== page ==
Among the key players in the Capitol discussions are Spitzer, deputized to
negotiate the deal for Assembly Republicans, and Assemblyman Dario Frommer,
D-Glendale, who represents the Assembly Democratic leadership.

But by late Monday, agreement on the final trailer-bill language had not
been reached.

At the center of the political dispute is Proposition 36, which was
bankrolled by New York millionaire George Soros, the Hungarian-born
speculator who has donated millions of dollars to set up drug-addiction
programs. It went before California voters as a ballot initiative, won 61
percent of the vote and amended the California constitution.

Presumably, changing Proposition 36 would require voter approval for another
constitutional amendment. But the Ducheny bill would alter Proposition 36
without voter approval–unless the courts rule that the bill violated the
state constitution. In that event, the bill’s provisions automatically would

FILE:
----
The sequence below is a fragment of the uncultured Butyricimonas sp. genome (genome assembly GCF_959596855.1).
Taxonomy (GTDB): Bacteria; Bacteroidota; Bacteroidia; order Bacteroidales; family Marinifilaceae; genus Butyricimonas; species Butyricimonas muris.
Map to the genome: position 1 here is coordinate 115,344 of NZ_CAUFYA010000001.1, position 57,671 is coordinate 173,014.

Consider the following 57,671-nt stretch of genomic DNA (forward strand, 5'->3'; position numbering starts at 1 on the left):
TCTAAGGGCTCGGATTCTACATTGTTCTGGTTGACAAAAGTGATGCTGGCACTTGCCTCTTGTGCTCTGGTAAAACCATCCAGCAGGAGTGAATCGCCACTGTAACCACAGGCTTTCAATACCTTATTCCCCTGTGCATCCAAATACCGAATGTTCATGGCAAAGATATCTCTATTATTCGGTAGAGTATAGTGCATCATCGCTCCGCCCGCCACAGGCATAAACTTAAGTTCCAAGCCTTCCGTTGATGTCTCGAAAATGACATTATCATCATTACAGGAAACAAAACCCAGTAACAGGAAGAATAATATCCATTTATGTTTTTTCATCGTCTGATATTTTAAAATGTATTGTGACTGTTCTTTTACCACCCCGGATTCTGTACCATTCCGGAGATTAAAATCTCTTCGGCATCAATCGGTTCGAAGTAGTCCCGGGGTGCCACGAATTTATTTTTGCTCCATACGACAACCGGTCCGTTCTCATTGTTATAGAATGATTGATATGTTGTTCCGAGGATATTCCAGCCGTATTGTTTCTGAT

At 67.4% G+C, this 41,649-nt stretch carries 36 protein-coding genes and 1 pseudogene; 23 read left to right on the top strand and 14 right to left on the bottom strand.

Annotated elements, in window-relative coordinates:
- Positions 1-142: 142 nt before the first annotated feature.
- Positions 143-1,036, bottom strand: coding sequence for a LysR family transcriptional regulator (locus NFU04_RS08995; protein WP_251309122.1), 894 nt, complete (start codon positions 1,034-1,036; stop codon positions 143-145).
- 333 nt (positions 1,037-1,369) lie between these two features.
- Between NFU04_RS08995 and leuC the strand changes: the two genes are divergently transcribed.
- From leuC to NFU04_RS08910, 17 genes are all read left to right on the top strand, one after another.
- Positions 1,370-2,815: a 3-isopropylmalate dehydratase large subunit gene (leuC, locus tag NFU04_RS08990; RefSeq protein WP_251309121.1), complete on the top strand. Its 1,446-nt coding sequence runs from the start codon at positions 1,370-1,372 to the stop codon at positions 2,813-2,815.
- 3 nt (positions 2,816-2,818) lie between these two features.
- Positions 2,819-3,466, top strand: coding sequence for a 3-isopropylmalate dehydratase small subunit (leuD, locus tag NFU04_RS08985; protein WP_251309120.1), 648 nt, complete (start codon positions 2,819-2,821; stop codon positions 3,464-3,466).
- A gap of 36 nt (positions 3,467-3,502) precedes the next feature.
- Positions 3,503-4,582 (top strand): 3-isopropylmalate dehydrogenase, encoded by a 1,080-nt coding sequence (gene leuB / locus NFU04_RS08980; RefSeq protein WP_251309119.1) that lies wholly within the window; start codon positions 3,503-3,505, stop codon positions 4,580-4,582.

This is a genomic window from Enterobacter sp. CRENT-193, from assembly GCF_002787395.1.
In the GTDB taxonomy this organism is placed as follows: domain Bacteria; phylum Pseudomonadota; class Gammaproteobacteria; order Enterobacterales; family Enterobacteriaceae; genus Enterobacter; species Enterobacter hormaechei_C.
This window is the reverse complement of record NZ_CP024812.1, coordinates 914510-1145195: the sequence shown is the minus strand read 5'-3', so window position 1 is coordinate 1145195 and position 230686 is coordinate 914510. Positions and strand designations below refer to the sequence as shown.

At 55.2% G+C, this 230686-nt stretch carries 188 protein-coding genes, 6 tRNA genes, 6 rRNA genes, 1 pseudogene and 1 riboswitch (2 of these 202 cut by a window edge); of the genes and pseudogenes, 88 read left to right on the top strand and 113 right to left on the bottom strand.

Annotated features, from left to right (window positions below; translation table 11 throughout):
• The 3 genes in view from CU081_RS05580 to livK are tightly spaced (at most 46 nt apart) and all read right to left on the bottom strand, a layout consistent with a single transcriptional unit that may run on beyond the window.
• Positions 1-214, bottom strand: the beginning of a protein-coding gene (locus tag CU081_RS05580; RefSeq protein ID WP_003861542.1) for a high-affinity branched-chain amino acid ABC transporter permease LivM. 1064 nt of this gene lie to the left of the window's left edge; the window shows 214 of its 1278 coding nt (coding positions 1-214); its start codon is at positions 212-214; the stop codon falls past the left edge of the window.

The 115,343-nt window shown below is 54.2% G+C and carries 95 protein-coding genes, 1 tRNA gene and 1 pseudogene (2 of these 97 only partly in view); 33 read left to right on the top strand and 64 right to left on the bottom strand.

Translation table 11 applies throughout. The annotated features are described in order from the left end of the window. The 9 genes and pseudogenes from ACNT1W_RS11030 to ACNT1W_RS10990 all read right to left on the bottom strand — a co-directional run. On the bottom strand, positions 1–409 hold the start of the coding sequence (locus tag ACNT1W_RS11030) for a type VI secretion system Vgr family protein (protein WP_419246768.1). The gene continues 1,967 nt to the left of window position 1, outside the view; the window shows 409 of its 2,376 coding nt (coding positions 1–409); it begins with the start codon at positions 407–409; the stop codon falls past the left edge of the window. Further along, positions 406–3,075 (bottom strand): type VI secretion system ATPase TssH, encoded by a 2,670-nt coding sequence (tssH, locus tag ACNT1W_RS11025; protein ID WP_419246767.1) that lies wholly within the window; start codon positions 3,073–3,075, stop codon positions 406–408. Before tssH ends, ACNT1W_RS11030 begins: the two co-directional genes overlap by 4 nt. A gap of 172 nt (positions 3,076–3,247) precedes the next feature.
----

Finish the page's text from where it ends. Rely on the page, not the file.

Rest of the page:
go before California voters at the next statewide election.

“I like the use of these things. It lets the court know that the Legislature
has a second choice,” said Rick Hasen, a Loyola Law School professor.

That automatic referral is unique in legislative experience, critics
contend. Constitutionally, there are only two ways that issues can go before
voters: either through legislative approval or through a ballot initiative.

“This would be the Legislature doing it through the courts, which opens up a
whole Pandora’s Box of problems,” one Democratic staffer said.

“Our opponents apparently know they are on shaky constitutional ground.

Otherwise, why insert such an outlandish provision calling for an automatic,
self-generated ballot initiative?” Daniel Abrahamson, a lawyer for the Drug
Policy Alliance, said in a prepared statement. “What’s particularly
troubling, such a provision sweeps well beyond Proposition 36. Any ballot
measure passed by the voters which politicians in Sacramento don’t like
could be attacked and gutted this way.”

Also negotiating on behalf of the Alliance is former Senate Leader John
Burton who was a major backer of the original Proposition 36. Other
supporters included the California Nurses Association and assorted
drug-therapy and treatment specialists. Opponents included the California
Correctional Peace Officers Association, which represents state prison
guards.